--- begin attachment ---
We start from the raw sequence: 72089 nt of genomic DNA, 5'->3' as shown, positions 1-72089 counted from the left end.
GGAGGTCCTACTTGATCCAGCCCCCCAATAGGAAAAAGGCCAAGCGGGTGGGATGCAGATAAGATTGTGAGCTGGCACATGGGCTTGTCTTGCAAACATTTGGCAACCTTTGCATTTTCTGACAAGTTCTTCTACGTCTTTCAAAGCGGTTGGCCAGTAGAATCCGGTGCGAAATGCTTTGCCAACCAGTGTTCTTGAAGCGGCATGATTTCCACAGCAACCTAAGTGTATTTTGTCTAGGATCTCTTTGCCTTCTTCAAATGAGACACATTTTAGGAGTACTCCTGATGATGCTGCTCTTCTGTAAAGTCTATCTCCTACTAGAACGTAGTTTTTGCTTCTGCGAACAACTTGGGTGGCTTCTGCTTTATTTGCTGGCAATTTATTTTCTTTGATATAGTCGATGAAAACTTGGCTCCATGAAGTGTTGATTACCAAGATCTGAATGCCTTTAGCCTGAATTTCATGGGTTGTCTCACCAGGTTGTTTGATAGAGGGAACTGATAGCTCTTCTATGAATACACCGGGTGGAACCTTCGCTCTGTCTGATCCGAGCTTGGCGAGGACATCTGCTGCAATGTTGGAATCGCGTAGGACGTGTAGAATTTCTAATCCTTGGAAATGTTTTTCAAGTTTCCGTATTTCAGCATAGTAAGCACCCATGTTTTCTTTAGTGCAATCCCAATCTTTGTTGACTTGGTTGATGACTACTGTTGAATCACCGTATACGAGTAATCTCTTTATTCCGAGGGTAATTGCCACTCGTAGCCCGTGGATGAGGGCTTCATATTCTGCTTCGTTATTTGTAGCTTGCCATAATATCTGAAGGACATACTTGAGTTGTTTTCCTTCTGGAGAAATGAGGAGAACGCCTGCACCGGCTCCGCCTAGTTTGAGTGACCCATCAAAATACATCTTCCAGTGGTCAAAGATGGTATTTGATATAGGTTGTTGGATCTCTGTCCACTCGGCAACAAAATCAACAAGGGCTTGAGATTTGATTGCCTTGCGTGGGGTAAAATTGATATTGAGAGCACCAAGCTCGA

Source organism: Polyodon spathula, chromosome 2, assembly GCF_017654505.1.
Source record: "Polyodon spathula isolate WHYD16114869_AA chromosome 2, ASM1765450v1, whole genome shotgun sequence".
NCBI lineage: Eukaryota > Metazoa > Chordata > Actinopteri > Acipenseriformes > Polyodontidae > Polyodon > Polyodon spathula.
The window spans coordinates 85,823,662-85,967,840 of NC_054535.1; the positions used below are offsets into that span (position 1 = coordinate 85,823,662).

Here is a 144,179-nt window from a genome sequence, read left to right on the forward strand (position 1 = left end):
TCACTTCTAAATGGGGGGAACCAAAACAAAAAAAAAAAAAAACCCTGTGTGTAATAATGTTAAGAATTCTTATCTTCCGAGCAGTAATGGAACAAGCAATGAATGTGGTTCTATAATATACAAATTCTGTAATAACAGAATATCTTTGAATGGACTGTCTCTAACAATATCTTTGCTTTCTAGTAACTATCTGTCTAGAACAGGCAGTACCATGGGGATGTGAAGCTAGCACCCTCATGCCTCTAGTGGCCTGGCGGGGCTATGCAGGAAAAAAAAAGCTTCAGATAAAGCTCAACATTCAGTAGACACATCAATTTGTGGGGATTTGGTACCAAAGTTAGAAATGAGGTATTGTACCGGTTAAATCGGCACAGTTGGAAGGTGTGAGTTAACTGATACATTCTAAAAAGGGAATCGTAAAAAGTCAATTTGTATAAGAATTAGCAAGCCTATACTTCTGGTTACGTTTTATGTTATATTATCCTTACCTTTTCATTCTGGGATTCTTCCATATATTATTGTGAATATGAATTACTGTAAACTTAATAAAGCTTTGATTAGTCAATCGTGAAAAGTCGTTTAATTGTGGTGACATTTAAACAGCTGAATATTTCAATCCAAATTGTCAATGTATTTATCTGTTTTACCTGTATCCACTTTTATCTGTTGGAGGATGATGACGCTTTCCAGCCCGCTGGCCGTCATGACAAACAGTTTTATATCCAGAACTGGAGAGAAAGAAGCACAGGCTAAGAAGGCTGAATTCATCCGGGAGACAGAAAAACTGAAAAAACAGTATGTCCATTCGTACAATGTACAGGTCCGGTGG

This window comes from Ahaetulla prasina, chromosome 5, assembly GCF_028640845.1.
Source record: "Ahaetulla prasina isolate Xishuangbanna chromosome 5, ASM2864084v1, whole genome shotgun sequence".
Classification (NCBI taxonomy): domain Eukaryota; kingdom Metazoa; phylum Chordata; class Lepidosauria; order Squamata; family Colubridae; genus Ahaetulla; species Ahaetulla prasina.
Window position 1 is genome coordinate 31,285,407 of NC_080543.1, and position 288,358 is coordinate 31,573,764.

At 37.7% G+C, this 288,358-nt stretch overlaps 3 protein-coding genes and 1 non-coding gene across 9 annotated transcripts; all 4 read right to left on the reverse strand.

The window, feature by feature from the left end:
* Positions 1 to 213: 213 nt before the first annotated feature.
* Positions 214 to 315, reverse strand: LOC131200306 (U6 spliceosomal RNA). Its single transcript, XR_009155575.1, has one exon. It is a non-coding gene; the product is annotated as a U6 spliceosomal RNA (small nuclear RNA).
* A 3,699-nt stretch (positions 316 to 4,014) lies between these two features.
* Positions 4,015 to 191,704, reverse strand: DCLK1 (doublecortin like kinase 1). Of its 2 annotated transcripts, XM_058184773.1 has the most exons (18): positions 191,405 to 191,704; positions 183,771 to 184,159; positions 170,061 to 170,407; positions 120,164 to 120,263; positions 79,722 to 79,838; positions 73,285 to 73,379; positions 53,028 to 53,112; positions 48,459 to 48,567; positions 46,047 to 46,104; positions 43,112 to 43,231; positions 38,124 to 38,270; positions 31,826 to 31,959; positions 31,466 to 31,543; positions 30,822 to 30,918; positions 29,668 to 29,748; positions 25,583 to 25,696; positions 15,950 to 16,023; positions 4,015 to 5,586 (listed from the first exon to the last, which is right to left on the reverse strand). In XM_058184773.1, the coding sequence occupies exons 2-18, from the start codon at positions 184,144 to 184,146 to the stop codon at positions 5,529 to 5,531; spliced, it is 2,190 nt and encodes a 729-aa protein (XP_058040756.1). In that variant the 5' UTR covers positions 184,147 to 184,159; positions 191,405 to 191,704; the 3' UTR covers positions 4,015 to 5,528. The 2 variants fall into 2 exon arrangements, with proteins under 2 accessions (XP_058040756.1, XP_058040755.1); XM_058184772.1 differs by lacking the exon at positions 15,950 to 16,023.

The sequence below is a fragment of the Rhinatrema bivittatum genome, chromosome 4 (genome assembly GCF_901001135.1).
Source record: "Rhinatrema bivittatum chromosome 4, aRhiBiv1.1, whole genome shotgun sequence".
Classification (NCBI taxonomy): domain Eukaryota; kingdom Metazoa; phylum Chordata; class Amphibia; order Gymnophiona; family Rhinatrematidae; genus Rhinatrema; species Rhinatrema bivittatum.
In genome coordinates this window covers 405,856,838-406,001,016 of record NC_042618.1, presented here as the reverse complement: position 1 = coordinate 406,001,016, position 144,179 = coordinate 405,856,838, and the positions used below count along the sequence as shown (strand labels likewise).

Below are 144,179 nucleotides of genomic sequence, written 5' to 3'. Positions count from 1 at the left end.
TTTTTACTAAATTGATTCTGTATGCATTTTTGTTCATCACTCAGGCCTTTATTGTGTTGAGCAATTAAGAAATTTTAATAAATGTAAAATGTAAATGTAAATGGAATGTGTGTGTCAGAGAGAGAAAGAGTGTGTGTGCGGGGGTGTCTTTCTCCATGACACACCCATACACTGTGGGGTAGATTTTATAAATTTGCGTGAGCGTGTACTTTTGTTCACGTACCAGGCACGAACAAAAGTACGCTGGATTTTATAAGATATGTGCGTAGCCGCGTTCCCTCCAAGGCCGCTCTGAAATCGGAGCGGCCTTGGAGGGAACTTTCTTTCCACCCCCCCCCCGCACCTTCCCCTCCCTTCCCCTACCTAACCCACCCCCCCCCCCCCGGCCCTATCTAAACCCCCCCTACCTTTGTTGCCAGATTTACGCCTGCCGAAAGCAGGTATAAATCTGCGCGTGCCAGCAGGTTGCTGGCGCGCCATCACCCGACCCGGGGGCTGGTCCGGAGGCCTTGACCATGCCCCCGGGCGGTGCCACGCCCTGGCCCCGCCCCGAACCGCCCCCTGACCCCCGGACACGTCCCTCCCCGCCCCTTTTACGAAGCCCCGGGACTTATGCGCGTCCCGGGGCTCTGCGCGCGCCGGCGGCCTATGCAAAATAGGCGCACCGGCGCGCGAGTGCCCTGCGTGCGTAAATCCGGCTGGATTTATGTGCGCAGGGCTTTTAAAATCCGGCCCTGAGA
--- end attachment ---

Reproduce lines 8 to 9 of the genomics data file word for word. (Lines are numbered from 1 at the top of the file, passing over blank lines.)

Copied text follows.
TCACTTCTAAATGGGGGGAACCAAAACAAAAAAAAAAAAAAACCCTGTGTGTAATAATGTTAAGAATTCTTATCTTCCGAGCAGTAATGGAACAAGCAATGAATGTGGTTCTATAATATACAAATTCTGTAATAACAGAATATCTTTGAATGGACTGTCTCTAACAATATCTTTGCTTTCTAGTAACTATCTGTCTAGAACAGGCAGTACCATGGGGATGTGAAGCTAGCACCCTCATGCCTCTAGTGGCCTGGCGGGGCTATGCAGGAAAAAAAAAGCTTCAGATAAAGCTCAACATTCAGTAGACACATCAATTTGTGGGGATTTGGTACCAAAGTTAGAAATGAGGTATTGTACCGGTTAAATCGGCACAGTTGGAAGGTGTGAGTTAACTGATACATTCTAAAAAGGGAATCGTAAAAAGTCAATTTGTATAAGAATTAGCAAGCCTATACTTCTGGTTACGTTTTATGTTATATTATCCTTACCTTTTCATTCTGGGATTCTTCCATATATTATTGTGAATATGAATTACTGTAAACTTAATAAAGCTTTGATTAGTCAATCGTGAAAAGTCGTTTAATTGTGGTGACATTTAAACAGCTGAATATTTCAATCCAAATTGTCAATGTATTTATCTGTTTTACCTGTATCCACTTTTATCTGTTGGAGGATGATGACGCTTTCCAGCCCGCTGGCCGTCATGACAAACAGTTTTATATCCAGAACTGGAGAGAAAGAAGCACAGGCTAAGAAGGCTGAATTCATCCGGGAGACAGAAAAACTGAAAAAACAGTATGTCCATTCGTACAATGTACAGGTCCGGTGG

This window comes from Ahaetulla prasina, chromosome 5, assembly GCF_028640845.1.